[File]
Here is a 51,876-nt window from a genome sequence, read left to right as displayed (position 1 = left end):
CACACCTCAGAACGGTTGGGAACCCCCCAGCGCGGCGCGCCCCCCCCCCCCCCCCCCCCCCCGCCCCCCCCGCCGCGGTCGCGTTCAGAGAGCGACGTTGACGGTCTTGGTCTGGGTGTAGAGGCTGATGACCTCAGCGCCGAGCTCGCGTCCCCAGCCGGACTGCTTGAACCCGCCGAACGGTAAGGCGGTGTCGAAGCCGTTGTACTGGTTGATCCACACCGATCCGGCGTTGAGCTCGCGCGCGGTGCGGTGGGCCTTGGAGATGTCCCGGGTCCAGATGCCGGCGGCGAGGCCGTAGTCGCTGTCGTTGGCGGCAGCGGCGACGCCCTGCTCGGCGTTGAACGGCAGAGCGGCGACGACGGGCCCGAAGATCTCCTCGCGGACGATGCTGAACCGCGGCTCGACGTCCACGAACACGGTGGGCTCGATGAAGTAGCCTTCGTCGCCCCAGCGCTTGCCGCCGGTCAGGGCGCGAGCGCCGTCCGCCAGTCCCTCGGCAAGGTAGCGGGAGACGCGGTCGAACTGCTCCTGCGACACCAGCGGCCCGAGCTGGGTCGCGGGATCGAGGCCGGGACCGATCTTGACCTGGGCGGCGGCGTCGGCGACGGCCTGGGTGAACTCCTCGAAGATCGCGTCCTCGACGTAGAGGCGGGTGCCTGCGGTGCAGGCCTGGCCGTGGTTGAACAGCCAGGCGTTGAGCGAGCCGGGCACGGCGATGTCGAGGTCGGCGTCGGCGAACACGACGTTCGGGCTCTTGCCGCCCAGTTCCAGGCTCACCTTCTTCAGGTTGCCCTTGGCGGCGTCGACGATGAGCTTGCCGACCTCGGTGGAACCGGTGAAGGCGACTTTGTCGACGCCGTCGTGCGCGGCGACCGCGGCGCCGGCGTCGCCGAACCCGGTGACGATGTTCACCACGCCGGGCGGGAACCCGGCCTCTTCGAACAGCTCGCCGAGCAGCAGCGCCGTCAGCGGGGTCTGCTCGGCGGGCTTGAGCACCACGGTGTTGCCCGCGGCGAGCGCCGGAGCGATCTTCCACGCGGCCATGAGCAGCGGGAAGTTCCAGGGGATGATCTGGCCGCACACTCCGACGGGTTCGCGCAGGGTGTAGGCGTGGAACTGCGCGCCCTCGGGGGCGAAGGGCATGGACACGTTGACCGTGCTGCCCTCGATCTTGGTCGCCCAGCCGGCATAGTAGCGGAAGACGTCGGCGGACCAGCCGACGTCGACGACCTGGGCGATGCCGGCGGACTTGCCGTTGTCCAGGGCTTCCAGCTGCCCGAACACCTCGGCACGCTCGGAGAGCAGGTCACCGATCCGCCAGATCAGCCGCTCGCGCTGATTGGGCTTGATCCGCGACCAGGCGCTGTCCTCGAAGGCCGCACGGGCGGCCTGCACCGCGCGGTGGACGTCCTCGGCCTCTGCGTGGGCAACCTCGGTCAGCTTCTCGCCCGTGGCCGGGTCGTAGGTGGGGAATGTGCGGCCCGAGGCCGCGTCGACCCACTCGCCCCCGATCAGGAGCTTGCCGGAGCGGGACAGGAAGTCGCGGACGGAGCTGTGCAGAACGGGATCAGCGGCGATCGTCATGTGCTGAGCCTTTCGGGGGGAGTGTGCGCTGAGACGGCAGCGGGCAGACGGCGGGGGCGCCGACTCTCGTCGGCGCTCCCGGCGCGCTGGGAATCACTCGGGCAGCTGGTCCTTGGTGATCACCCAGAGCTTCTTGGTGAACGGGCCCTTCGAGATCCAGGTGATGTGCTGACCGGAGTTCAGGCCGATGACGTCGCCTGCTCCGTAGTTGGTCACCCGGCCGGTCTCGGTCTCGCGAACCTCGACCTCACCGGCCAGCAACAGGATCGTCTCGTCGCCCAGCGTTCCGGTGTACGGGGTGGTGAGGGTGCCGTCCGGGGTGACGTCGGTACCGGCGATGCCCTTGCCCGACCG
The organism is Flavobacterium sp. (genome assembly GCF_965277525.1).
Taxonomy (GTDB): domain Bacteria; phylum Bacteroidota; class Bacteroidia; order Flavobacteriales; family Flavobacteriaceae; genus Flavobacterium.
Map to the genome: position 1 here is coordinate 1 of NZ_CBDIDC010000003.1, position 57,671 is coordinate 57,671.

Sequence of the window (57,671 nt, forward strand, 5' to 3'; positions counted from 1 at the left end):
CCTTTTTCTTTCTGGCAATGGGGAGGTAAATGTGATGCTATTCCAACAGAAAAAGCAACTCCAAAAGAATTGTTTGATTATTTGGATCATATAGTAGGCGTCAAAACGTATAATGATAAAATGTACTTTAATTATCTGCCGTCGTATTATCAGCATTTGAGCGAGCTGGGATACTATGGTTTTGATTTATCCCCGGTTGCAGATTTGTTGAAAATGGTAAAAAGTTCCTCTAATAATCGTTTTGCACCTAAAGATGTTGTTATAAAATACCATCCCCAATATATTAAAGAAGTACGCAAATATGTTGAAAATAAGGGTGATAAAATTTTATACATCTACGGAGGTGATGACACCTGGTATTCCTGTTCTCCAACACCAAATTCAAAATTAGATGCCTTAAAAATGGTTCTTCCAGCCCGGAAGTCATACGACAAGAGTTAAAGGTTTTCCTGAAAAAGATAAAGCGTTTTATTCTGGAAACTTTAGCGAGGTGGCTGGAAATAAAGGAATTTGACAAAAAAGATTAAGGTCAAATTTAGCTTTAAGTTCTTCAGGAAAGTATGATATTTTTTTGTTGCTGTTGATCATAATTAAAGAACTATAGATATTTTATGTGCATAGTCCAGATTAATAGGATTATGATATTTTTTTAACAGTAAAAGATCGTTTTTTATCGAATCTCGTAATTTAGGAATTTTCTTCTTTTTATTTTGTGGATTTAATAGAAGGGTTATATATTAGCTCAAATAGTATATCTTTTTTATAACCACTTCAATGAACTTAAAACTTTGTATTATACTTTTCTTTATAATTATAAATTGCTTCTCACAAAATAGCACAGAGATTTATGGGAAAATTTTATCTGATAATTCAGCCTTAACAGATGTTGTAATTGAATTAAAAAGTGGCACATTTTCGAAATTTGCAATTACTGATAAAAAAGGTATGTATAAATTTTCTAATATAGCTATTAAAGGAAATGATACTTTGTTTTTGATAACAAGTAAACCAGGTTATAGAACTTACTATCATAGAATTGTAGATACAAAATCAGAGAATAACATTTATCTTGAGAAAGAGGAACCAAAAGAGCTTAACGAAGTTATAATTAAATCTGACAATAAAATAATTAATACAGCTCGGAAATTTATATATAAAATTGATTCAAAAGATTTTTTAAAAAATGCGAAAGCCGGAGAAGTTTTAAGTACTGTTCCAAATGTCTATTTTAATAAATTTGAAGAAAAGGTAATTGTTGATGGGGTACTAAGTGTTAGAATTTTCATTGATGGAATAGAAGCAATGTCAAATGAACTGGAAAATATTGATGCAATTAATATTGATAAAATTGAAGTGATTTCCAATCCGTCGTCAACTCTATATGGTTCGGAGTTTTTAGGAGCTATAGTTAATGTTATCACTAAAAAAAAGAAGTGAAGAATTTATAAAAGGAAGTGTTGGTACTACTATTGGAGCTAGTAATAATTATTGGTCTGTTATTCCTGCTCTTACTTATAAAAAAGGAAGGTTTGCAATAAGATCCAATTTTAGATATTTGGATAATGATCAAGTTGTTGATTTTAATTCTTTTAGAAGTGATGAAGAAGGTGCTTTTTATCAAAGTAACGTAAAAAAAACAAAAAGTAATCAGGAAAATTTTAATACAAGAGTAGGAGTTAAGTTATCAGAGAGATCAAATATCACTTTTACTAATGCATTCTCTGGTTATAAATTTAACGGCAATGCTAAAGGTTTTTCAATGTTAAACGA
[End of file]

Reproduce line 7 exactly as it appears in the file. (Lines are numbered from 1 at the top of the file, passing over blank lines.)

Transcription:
CCTTTTTCTTTCTGGCAATGGGGAGGTAAATGTGATGCTATTCCAACAGAAAAAGCAACTCCAAAAGAATTGTTTGATTATTTGGATCATATAGTAGGCGTCAAAACGTATAATGATAAAATGTACTTTAATTATCTGCCGTCGTATTATCAGCATTTGAGCGAGCTGGGATACTATGGTTTTGATTTATCCCCGGTTGCAGATTTGTTGAAAATGGTAAAAAGTTCCTCTAATAATCGTTTTGCACCTAAAGATGTTGTTATAAAATACCATCCCCAATATATTAAAGAAGTACGCAAATATGTTGAAAATAAGGGTGATAAAATTTTATACATCTACGGAGGTGATGACACCTGGTATTCCTGTTCTCCAACACCAAATTCAAAATTAGATGCCTTAAAAATGGTTCTTCCAGCCCGGAAGTCATACGACAAGAGTTAAAGGTTTTCCTGAAAAAGATAAAGCGTTTTATTCTGGAAACTTTAGCGAGGTGGCTGGAAATAAAGGAATTTGACAAAAAAGATTAAGGTCAAATTTAGCTTTAAGTTCTTCAGGAAAGTATGATATTTTTTTGTTGCTGTTGATCATAATTAAAGAACTATAGATATTTTATGTGCATAGTCCAGATTAATAGGATTATGATATTTTTTTAACAGTAAAAGATCGTTTTTTATCGAATCTCGTAATTTAGGAATTTTCTTCTTTTTATTTTGTGGATTTAATAGAAGGGTTATATATTAGCTCAAATAGTATATCTTTTTTATAACCACTTCAATGAACTTAAAACTTTGTATTATACTTTTCTTTATAATTATAAATTGCTTCTCACAAAATAGCACAGAGATTTATGGGAAAATTTTATCTGATAATTCAGCCTTAACAGATGTTGTAATTGAATTAAAAAGTGGCACATTTTCGAAATTTGCAATTACTGATAAAAAAGGTATGTATAAATTTTCTAATATAGCTATTAAAGGAAATGATACTTTGTTTTTGATAACAAGTAAACCAGGTTATAGAACTTACTATCATAGAATTGTAGATACAAAATCAGAGAATAACATTTATCTTGAGAAAGAGGAACCAAAAGAGCTTAACGAAGTTATAATTAAATCTGACAATAAAATAATTAATACAGCTCGGAAATTTATATATAAAATTGATTCAAAAGATTTTTTAAAAAATGCGAAAGCCGGAGAAGTTTTAAGTACTGTTCCAAATGTCTATTTTAATAAATTTGAAGAAAAGGTAATTGTTGATGGGGTACTAAGTGTTAGAATTTTCATTGATGGAATAGAAGCAATGTCAAATGAACTGGAAAATATTGATGCAATTAATATTGATAAAATTGAAGTGATTTCCAATCCGTCGTCAACTCTATATGGTTCGGAGTTTTTAGGAGCTATAGTTAATGTTATCACTAAAAAAAAGAAGTGAAGAATTTATAAAAGGAAGTGTTGGTACTACTATTGGAGCTAGTAATAATTATTGGTCTGTTATTCCTGCTCTTACTTATAAAAAAGGAAGGTTTGCAATAAGATCCAATTTTAGATATTTGGATAATGATCAAGTTGTTGATTTTAATTCTTTTAGAAGTGATGAAGAAGGTGCTTTTTATCAAAGTAACGTAAAAAAAACAAAAAGTAATCAGGAAAATTTTAATACAAGAGTAGGAGTTAAGTTATCAGAGAGATCAAATATCACTTTTACTAATGCATTCTCTGGTTATAAATTTAACGGCAATGCTAAAGGTTTTTCAATGTTAAACGA